Three days later, God brought Jesus back to life to tell anyone who follows Jesus that their sins are gone, they’re as perfect as Jesus and we’ll see Him face-to-face when this life ends.

Linda Levesque must have understood this and recognized that since she’s been forgiven much, she needs to show the same level of forgiveness. And she did.

There are other instances of Christians forgiving acts of sickening violence (Google “Amish-Pennsylvania shooting-forgiveness”; it’s an incredible story). Each example shows how following Jesus Christ can free us from soul-destroying pain and bitterness, no matter how big or small the wrong that’s been done. Does this sound like something you want to get in on? Yes or no, post your thoughts below and let’s have a conversation.

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ForgivenessWhen I talk about spirituality with people, the conversation train often runs smack into a wall when the notion of forgiveness comes up.

It seems that, unless you’re referring to Criminal Code convictions, many folks don’t think they need to ask anyone, God included, for forgiveness.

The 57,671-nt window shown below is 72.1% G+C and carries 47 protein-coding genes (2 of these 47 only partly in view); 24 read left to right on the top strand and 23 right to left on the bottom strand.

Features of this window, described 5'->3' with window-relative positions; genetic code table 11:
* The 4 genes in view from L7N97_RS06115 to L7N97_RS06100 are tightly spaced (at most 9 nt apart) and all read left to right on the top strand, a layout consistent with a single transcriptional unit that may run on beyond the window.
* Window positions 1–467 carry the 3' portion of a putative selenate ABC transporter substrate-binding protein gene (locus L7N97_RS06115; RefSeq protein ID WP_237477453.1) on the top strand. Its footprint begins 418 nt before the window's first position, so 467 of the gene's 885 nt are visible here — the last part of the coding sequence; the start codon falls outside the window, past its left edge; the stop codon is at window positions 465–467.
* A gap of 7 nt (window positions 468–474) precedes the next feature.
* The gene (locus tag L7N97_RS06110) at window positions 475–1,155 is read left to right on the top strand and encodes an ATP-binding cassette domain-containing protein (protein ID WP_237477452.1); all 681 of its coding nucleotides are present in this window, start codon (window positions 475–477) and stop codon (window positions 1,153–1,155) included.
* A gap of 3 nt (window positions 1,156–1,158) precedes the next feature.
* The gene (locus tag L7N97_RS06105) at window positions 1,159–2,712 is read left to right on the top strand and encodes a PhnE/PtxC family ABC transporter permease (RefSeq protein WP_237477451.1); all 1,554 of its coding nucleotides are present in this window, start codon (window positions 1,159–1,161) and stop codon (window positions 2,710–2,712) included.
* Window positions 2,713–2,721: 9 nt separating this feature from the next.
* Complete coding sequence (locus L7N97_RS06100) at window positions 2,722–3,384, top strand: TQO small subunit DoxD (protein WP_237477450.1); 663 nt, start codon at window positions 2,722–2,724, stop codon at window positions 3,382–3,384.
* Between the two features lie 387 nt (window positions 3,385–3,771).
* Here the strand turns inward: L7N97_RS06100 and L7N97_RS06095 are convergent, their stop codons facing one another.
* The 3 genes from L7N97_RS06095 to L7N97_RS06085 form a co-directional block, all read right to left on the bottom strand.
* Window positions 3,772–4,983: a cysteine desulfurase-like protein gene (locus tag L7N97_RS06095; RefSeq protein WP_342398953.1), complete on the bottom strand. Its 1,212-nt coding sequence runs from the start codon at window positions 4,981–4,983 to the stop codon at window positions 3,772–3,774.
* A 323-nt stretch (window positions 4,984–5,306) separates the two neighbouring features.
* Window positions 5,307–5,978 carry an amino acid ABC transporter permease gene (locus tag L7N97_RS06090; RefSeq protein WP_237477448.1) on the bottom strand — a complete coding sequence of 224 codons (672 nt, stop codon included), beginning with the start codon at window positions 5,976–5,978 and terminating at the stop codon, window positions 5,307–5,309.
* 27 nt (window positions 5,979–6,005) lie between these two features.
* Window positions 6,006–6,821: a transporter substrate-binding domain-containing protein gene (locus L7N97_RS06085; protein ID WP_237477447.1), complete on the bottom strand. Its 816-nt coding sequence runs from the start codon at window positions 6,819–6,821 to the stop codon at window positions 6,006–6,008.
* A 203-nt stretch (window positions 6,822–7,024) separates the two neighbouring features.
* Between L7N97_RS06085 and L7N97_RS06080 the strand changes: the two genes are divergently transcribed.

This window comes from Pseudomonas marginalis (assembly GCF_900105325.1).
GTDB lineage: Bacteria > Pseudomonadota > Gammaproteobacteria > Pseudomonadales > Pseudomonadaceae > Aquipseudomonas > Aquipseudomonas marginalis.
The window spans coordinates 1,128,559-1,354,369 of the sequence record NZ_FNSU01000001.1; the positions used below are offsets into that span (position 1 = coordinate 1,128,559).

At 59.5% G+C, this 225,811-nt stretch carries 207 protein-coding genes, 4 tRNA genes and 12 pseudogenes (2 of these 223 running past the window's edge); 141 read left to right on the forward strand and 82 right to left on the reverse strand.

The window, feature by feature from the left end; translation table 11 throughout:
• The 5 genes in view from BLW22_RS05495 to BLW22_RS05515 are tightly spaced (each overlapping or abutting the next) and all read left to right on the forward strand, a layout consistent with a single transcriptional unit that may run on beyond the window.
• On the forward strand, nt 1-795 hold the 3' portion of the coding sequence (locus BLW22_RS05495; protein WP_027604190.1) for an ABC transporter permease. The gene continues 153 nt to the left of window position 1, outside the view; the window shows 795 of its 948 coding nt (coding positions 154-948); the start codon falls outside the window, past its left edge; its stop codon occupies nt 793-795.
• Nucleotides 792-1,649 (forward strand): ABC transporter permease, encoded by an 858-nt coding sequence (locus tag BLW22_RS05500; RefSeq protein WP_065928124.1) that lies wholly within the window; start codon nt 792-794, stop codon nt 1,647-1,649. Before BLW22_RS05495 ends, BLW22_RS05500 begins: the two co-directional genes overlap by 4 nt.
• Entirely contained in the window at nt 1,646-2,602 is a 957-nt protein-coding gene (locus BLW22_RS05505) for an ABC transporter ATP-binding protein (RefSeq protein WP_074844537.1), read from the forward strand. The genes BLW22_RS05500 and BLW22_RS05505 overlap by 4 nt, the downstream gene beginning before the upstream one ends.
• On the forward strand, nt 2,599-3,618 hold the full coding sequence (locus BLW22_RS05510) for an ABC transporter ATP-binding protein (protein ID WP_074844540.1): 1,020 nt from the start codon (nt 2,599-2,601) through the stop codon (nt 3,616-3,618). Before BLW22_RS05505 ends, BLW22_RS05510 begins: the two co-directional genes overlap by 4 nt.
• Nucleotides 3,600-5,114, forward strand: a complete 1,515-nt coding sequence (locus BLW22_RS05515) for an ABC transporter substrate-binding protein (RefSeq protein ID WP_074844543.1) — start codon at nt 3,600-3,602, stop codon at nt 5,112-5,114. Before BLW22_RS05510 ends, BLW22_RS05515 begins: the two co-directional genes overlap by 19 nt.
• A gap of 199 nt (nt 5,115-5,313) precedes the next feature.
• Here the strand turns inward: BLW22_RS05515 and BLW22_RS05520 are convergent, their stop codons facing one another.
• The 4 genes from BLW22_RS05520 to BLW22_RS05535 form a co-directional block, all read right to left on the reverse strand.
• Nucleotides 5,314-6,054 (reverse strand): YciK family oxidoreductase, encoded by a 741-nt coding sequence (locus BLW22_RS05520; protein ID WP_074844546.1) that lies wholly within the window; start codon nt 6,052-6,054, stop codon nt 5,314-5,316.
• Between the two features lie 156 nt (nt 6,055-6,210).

“What have I done wrong that needs forgiving?” seems to be the prevailing point of view. “I’ve never broken any major laws. I’ve never robbed or beaten up anyone. Asking forgiveness is for people who’ve done bad stuff. Not for me.”

Well, I guess that depends on your point of view. And for many of us, me included, our viewpoint is often shaped by the world in which we live. Even though we often don’t realize it.

A quick example? Downloading music without paying for it. People do it all the time, including church-going Christians. The rationale, technically speaking, is it’s not illegal and everyone’s doing it. So what’s the problem?

Well, having an affair on your significant other isn’t illegal, either. But would any of us ever figure it’s OK – even if they had an affair on us first?

As a person of faith, I know there are all kinds of things I’ve done and not done that require forgiveness. I ignore my wife or, conversely, overreact to something she’s said or done and become unreasonably upset. I don’t maintain steady contact with my brothers – neither do they, with me or each other, but that’s not the point, is it?